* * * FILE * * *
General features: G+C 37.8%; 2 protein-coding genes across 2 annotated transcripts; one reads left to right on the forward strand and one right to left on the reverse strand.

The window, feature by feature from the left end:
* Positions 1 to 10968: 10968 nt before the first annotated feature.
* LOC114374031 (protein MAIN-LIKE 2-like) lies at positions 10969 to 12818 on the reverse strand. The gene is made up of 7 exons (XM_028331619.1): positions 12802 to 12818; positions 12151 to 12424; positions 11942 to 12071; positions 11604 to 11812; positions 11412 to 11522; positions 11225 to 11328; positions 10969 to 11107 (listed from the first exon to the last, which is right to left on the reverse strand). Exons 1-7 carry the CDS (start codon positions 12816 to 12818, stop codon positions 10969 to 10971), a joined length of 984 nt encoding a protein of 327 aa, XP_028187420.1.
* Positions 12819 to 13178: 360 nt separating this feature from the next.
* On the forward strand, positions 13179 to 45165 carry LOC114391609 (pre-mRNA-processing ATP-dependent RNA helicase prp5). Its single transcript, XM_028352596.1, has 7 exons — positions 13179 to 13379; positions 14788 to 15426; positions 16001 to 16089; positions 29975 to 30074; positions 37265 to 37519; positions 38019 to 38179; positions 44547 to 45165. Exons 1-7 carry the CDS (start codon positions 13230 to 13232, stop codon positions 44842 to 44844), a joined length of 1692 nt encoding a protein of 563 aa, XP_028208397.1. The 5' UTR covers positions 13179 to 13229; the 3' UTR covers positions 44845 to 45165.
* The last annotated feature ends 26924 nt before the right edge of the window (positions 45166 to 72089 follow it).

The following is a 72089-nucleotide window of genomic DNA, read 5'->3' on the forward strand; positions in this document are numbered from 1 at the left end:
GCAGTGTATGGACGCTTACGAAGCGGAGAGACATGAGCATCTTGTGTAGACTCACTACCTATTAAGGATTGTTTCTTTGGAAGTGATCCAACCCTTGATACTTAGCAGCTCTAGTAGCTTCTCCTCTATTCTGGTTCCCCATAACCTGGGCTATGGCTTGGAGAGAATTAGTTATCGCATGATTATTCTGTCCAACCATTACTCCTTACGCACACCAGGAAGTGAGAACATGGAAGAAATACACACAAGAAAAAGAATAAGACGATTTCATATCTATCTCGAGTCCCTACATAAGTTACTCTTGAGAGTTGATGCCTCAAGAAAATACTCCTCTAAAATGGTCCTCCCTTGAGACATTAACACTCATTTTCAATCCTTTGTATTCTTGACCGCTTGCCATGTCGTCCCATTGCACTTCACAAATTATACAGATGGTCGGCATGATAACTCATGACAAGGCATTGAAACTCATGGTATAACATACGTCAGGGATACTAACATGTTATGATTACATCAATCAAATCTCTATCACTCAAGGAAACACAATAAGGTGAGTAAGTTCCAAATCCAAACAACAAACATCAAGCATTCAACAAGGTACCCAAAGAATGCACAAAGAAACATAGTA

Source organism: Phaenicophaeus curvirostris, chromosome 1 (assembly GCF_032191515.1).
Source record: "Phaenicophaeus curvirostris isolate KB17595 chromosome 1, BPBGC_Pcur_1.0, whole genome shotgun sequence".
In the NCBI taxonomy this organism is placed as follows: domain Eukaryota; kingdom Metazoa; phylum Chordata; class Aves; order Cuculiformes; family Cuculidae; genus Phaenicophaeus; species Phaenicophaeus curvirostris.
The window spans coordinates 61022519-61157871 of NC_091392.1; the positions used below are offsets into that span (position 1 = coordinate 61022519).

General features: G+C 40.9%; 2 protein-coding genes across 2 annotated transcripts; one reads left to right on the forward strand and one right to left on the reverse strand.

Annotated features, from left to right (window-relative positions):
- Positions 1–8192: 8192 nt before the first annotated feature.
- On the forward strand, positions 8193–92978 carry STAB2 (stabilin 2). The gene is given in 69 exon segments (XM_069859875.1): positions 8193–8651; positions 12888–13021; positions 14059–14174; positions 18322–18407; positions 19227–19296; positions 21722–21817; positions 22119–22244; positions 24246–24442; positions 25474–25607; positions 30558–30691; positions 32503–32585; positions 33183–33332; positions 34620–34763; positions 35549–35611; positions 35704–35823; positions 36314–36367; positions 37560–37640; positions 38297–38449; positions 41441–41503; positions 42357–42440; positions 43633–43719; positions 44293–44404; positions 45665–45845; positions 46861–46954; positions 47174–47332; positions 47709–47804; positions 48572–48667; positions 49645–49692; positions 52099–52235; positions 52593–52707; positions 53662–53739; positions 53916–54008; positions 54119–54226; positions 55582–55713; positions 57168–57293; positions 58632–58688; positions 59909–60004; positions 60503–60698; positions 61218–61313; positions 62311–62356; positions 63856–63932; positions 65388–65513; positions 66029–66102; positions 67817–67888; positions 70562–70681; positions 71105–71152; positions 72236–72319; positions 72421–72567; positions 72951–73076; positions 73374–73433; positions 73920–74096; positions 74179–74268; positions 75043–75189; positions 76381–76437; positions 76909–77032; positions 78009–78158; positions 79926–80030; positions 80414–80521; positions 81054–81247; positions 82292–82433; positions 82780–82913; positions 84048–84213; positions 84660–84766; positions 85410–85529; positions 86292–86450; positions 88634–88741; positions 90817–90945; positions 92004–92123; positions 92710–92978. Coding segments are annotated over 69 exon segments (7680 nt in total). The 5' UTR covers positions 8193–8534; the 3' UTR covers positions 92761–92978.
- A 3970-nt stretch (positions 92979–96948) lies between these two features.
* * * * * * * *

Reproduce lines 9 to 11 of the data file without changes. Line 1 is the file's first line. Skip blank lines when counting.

GCAGTGTATGGACGCTTACGAAGCGGAGAGACATGAGCATCTTGTGTAGACTCACTACCTATTAAGGATTGTTTCTTTGGAAGTGATCCAACCCTTGATACTTAGCAGCTCTAGTAGCTTCTCCTCTATTCTGGTTCCCCATAACCTGGGCTATGGCTTGGAGAGAATTAGTTATCGCATGATTATTCTGTCCAACCATTACTCCTTACGCACACCAGGAAGTGAGAACATGGAAGAAATACACACAAGAAAAAGAATAAGACGATTTCATATCTATCTCGAGTCCCTACATAAGTTACTCTTGAGAGTTGATGCCTCAAGAAAATACTCCTCTAAAATGGTCCTCCCTTGAGACATTAACACTCATTTTCAATCCTTTGTATTCTTGACCGCTTGCCATGTCGTCCCATTGCACTTCACAAATTATACAGATGGTCGGCATGATAACTCATGACAAGGCATTGAAACTCATGGTATAACATACGTCAGGGATACTAACATGTTATGATTACATCAATCAAATCTCTATCACTCAAGGAAACACAATAAGGTGAGTAAGTTCCAAATCCAAACAACAAACATCAAGCATTCAACAAGGTACCCAAAGAATGCACAAAGAAACATAGTA

Source organism: Phaenicophaeus curvirostris, chromosome 1 (assembly GCF_032191515.1).
Source record: "Phaenicophaeus curvirostris isolate KB17595 chromosome 1, BPBGC_Pcur_1.0, whole genome shotgun sequence".